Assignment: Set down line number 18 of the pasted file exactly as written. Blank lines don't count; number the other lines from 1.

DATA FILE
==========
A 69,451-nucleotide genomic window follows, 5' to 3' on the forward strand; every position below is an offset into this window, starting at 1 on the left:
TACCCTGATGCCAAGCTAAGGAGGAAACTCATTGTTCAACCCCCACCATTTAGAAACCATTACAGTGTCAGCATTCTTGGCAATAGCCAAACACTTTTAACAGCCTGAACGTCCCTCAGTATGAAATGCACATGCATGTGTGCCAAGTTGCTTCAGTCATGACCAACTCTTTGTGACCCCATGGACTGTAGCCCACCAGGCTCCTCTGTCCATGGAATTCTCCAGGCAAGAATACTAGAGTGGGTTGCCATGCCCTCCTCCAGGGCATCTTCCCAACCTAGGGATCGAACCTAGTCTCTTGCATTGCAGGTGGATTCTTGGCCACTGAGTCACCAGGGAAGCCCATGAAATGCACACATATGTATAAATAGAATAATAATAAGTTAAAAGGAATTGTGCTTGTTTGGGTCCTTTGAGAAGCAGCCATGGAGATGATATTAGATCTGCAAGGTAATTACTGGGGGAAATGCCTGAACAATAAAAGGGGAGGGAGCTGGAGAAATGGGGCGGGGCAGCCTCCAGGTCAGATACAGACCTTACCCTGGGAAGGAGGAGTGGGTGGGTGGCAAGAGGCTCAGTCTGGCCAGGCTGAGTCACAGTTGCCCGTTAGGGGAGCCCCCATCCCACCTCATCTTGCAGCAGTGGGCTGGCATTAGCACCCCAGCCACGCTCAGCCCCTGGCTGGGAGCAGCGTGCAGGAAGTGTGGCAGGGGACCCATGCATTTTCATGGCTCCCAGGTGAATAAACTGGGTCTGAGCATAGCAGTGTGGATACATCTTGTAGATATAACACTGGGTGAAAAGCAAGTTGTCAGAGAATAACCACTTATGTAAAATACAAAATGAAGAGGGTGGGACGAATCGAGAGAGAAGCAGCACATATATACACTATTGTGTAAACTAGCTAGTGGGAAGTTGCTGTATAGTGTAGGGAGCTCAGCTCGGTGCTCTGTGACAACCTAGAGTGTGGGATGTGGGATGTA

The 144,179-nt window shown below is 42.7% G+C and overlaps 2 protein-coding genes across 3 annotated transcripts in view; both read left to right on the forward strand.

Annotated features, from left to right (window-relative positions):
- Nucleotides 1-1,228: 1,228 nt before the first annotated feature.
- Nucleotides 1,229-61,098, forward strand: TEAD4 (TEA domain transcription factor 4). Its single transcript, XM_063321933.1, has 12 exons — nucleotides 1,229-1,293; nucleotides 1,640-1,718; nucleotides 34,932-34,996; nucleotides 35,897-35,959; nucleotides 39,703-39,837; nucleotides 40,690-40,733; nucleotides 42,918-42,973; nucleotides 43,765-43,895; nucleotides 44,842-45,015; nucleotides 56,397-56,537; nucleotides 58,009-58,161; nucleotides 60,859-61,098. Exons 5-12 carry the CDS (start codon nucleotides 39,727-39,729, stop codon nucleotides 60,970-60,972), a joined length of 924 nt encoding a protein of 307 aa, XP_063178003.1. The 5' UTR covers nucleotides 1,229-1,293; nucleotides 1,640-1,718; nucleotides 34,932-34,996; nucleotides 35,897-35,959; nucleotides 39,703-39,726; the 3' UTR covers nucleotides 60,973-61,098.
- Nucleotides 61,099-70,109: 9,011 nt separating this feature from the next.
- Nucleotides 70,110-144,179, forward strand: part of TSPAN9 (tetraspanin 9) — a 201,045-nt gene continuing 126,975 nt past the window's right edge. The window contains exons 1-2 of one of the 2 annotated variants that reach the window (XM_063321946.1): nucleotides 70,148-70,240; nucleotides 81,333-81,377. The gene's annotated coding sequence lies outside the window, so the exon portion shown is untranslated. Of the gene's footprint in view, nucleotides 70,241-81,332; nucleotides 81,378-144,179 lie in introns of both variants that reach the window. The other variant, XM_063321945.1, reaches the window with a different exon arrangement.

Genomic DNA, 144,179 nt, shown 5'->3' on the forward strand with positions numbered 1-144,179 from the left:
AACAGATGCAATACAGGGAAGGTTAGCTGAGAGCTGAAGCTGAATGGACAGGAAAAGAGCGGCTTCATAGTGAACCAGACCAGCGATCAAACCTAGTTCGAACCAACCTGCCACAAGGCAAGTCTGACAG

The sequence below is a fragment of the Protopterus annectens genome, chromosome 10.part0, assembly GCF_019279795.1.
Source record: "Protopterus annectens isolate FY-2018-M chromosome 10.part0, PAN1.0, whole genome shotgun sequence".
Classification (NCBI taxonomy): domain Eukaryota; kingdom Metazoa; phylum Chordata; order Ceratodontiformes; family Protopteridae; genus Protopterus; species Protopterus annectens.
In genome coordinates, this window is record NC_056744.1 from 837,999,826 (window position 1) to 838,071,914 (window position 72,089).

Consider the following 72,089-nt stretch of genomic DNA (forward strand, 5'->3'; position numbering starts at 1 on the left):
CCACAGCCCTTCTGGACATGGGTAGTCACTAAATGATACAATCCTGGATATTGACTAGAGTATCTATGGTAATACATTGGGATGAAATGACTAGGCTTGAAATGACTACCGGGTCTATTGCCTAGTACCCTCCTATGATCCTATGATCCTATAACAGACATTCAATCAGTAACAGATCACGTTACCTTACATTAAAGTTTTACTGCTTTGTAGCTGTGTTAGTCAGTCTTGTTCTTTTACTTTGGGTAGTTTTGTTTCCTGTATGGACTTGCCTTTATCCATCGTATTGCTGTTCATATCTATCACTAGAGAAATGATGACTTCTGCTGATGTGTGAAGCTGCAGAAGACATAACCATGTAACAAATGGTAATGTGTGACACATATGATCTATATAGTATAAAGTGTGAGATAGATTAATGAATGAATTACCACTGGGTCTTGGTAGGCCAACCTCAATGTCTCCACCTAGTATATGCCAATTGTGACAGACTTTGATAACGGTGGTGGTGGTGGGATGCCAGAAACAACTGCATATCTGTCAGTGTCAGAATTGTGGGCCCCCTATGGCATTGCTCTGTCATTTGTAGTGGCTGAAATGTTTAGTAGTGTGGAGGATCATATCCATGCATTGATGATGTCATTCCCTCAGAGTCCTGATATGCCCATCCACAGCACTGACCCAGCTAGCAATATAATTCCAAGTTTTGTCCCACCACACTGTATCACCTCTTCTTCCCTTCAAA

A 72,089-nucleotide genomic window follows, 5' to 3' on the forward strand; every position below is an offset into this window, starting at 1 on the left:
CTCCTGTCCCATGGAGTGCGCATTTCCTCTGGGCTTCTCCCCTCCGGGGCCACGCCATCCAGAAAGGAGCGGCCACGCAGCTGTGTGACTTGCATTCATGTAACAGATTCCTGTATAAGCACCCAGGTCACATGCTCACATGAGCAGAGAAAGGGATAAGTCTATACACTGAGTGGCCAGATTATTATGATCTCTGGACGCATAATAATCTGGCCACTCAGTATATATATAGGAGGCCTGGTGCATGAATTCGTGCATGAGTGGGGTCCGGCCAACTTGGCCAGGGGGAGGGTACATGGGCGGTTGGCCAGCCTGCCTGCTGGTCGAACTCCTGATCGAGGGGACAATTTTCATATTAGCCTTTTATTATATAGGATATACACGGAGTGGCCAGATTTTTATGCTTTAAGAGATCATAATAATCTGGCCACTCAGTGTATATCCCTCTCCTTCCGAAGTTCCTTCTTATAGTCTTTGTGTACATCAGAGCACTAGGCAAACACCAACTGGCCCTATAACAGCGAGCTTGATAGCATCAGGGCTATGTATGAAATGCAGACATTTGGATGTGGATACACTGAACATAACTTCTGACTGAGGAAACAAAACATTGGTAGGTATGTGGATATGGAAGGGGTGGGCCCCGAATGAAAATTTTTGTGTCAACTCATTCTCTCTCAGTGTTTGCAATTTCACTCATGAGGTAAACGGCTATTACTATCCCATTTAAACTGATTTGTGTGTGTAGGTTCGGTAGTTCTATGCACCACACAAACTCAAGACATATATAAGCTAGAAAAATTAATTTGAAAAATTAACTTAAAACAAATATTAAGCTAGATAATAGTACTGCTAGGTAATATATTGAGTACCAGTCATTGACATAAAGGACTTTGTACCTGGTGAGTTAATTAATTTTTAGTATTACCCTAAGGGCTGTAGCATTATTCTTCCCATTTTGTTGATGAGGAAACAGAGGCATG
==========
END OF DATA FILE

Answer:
CTCCTGTCCCATGGAGTGCGCATTTCCTCTGGGCTTCTCCCCTCCGGGGCCACGCCATCCAGAAAGGAGCGGCCACGCAGCTGTGTGACTTGCATTCATGTAACAGATTCCTGTATAAGCACCCAGGTCACATGCTCACATGAGCAGAGAAAGGGATAAGTCTATACACTGAGTGGCCAGATTATTATGATCTCTGGACGCATAATAATCTGGCCACTCAGTATATATATAGGAGGCCTGGTGCATGAATTCGTGCATGAGTGGGGTCCGGCCAACTTGGCCAGGGGGAGGGTACATGGGCGGTTGGCCAGCCTGCCTGCTGGTCGAACTCCTGATCGAGGGGACAATTTTCATATTAGCCTTTTATTATATAGGATATACACGGAGTGGCCAGATTTTTATGCTTTAAGAGATCATAATAATCTGGCCACTCAGTGTATATCCCTCTCCTTCCGAAGTTCCTTCTTATAGTCTTTGTGTACATCAGAGCACTAGGCAAACACCAACTGGCCCTATAACAGCGAGCTTGATAGCATCAGGGCTATGTATGAAATGCAGACATTTGGATGTGGATACACTGAACATAACTTCTGACTGAGGAAACAAAACATTGGTAGGTATGTGGATATGGAAGGGGTGGGCCCCGAATGAAAATTTTTGTGTCAACTCATTCTCTCTCAGTGTTTGCAATTTCACTCATGAGGTAAACGGCTATTACTATCCCATTTAAACTGATTTGTGTGTGTAGGTTCGGTAGTTCTATGCACCACACAAACTCAAGACATATATAAGCTAGAAAAATTAATTTGAAAAATTAACTTAAAACAAATATTAAGCTAGATAATAGTACTGCTAGGTAATATATTGAGTACCAGTCATTGACATAAAGGACTTTGTACCTGGTGAGTTAATTAATTTTTAGTATTACCCTAAGGGCTGTAGCATTATTCTTCCCATTTTGTTGATGAGGAAACAGAGGCATG